Our Lady of the Pillar
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Our Lady of the Pillar (Spanish: Nuestra Señora del Pilar) is the name given to the Blessed Virgin Mary in the context of the traditional belief that Mary, while living in Jerusalem, supernaturally appeared to the Apostle St. James the Greater in AD 40 while he was preaching in what is now Spain. Those who adhere to this belief consider this appearance to be the only recorded instance of Mary exhibiting the mystical phenomenon of bilocation. Among Catholics, it is also considered the first Marian apparition, although it is unique in this regard because it is the only one to have occurred while Mary was still alive on earth.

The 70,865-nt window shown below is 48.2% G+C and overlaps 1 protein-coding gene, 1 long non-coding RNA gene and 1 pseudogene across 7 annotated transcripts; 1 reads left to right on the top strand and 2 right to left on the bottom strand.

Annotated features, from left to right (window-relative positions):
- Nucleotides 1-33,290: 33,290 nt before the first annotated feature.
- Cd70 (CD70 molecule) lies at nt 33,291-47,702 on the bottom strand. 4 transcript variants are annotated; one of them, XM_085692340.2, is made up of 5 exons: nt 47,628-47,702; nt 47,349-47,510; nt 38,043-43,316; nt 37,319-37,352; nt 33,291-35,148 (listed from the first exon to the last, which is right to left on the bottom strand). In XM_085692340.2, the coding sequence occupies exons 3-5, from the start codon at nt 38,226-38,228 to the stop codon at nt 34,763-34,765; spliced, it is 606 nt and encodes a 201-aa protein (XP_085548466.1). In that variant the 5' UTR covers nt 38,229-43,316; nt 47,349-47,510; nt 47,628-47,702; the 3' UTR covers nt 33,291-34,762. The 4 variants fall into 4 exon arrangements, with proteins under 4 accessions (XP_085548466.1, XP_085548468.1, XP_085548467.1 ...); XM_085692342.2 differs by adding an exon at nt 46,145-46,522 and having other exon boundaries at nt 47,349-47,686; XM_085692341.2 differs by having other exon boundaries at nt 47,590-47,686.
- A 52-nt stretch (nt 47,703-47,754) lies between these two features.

This title is also given to a wooden image, commemorating the apparition, which is enshrined at the Cathedral-Basilica of Our Lady of the Pillar in Zaragoza, Aragon, Spain. Pope Callixtus III granted indulgences for those visiting her shrine in 1456. Since 1730, Pope Innocent XIII mandated her veneration throughout the Spanish Empire. On 20 May 1905, Pope Pius X granted the image a canonical coronation.
Our Lady of the Pillar is considered the Patroness of Aragon and its capital Zaragoza, and of the Spanish Civil Guard. Her feast day is 12 October, which coincides with Columbus Day, the national holiday of Spain.